U.S. voters witnessed an unusual election with the surprise victory of Donald Trump earlier this month, and significant uncertainties about the future of public policy and the economic outlook remain.
There is no easy way to measure the impact of Trump’s policy proposals on consumers with the limited details available so far, and their exact effect is truly only a speculative exercise at this point. The president-elect is opposed to the Trans-Pacific Partnership trade agreement, says he will impose large tariffs on imports from China and wants to tear up the North American Free Trade Agreement. All of those moves could drive up the price of the imported goods retailers rely on. On the positive side, he supports comprehensive tax reform and has promised to rebuild crumbling infrastructure that currently creates bottlenecks for the retail supply chain. The trade proposals notwithstanding, Trump’s initiatives appear to have the capability to generate a stronger rate of gross domestic product growth, a faster pace of inflation and a higher level of interest rates.
Meanwhile, there is general uncertainty about what these changes could mean for debt and deficits. It will take some unusual craftsmanship to negotiate keeping deficits in check. NRF is leaving its near-term forecast for the economy to expand around 2 percent in the second half of the year unchanged since time will be needed to formulate new policies and to move them through the congressional process. The impact of these policy changes won’t be understood until much later in 2017.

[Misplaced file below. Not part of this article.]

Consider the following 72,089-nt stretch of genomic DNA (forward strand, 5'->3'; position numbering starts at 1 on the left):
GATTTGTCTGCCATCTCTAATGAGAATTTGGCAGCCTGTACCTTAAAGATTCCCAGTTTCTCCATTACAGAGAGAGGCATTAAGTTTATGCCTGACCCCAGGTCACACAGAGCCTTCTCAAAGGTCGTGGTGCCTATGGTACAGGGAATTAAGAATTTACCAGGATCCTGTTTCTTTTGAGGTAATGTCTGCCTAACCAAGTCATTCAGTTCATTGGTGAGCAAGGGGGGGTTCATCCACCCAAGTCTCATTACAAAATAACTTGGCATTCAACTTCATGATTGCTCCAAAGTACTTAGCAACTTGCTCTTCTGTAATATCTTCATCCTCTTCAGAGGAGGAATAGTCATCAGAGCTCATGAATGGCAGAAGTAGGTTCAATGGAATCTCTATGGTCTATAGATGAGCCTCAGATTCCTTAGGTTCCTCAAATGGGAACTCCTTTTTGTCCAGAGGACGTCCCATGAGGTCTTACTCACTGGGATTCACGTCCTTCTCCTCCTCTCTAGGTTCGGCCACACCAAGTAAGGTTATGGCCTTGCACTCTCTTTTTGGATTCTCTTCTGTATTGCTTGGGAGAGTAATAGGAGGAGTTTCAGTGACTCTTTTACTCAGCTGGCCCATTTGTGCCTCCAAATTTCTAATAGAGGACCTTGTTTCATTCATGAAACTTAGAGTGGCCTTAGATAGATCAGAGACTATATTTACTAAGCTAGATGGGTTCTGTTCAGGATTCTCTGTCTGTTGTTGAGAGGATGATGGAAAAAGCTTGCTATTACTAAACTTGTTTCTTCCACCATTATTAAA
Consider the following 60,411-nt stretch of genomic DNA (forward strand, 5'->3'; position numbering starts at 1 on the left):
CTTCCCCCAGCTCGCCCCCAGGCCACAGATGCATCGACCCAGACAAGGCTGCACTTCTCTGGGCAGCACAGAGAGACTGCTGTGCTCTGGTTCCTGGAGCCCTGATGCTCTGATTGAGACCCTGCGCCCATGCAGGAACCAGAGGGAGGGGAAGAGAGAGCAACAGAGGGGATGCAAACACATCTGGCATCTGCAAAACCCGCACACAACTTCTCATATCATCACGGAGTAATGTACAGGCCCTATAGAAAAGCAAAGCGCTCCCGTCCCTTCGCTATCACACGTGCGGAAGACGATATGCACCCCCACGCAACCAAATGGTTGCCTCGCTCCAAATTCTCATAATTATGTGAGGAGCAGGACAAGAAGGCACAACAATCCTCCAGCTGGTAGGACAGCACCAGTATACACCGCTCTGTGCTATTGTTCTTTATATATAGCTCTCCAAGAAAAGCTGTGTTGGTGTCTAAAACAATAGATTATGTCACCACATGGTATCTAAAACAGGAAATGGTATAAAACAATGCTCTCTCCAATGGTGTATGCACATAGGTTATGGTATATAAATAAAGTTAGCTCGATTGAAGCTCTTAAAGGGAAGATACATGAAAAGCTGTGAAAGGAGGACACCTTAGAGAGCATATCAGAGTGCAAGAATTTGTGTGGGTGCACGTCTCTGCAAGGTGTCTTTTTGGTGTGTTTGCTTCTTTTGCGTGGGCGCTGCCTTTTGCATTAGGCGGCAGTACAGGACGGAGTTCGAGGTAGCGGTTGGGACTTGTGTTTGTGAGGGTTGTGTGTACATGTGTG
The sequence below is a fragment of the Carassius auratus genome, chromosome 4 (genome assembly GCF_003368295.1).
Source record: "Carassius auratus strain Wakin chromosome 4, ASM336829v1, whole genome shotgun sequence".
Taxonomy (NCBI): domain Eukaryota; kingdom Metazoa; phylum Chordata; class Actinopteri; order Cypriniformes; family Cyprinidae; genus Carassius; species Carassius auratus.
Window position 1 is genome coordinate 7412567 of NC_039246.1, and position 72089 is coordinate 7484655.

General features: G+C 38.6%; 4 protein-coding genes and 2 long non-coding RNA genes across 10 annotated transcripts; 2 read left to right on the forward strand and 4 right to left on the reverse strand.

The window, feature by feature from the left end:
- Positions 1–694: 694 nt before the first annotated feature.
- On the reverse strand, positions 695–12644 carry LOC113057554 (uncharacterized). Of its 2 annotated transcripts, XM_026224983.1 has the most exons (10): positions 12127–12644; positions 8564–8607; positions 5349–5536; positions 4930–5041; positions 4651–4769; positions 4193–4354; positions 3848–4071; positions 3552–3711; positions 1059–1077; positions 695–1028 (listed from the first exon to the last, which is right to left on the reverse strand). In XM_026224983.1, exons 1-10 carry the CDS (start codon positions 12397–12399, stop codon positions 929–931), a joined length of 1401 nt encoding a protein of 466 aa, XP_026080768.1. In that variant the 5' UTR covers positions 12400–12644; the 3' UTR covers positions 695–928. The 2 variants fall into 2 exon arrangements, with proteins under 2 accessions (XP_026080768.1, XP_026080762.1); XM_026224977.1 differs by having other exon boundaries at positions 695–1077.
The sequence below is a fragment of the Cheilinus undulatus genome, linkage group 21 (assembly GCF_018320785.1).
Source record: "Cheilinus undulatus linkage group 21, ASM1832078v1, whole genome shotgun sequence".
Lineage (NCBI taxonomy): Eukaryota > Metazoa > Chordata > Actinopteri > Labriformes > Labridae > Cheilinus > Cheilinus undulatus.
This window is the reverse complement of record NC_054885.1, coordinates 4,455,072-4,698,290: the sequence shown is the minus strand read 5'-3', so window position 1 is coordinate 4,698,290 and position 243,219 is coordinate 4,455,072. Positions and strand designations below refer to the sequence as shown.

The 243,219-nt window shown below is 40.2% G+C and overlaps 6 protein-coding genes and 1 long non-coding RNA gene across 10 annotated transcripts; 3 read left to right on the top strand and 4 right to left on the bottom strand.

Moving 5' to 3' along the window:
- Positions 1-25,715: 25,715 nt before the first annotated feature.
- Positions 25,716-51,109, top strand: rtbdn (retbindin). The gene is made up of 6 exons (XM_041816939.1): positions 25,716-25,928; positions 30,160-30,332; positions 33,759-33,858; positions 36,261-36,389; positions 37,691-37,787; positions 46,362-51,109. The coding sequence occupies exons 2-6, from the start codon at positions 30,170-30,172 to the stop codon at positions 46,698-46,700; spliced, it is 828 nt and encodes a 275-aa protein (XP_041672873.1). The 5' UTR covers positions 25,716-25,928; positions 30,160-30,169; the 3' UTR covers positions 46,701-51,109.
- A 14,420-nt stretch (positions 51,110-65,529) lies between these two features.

It is unclear how consumers will respond to changes to economic policy. The true impact will not be known until hard data on consumer spending and retail sales are released in the coming months. However, consumers are the driving force of the economy and consumer fundamentals appear to be sound. Favorable spending is expected as a result of favorable job and wage growth and gains in household balance sheets.
October’s strong sales and September’s upward revisions show that consumer spending improved despite the headwinds from the polarizing election and warmer-than-normal weather. Housing surged in October as single-family starts rose to their highest level since October 2007. Consumer prices have accelerated moderately but consumers are still seeing minimal increases, if any, in the purchase of retail goods. All in all, recent data is generally positive and consistent with the assessment that fundamentals are generating an uplift and positioning consumers and retailers for a healthy holiday season.
Download this month’s report, which includes the following charts and highlights:
- Consumer sentiment
- Holiday sales
- GDP and unemployment
- Income and consumption
- Job openings
- Housing market
- Consumer price Index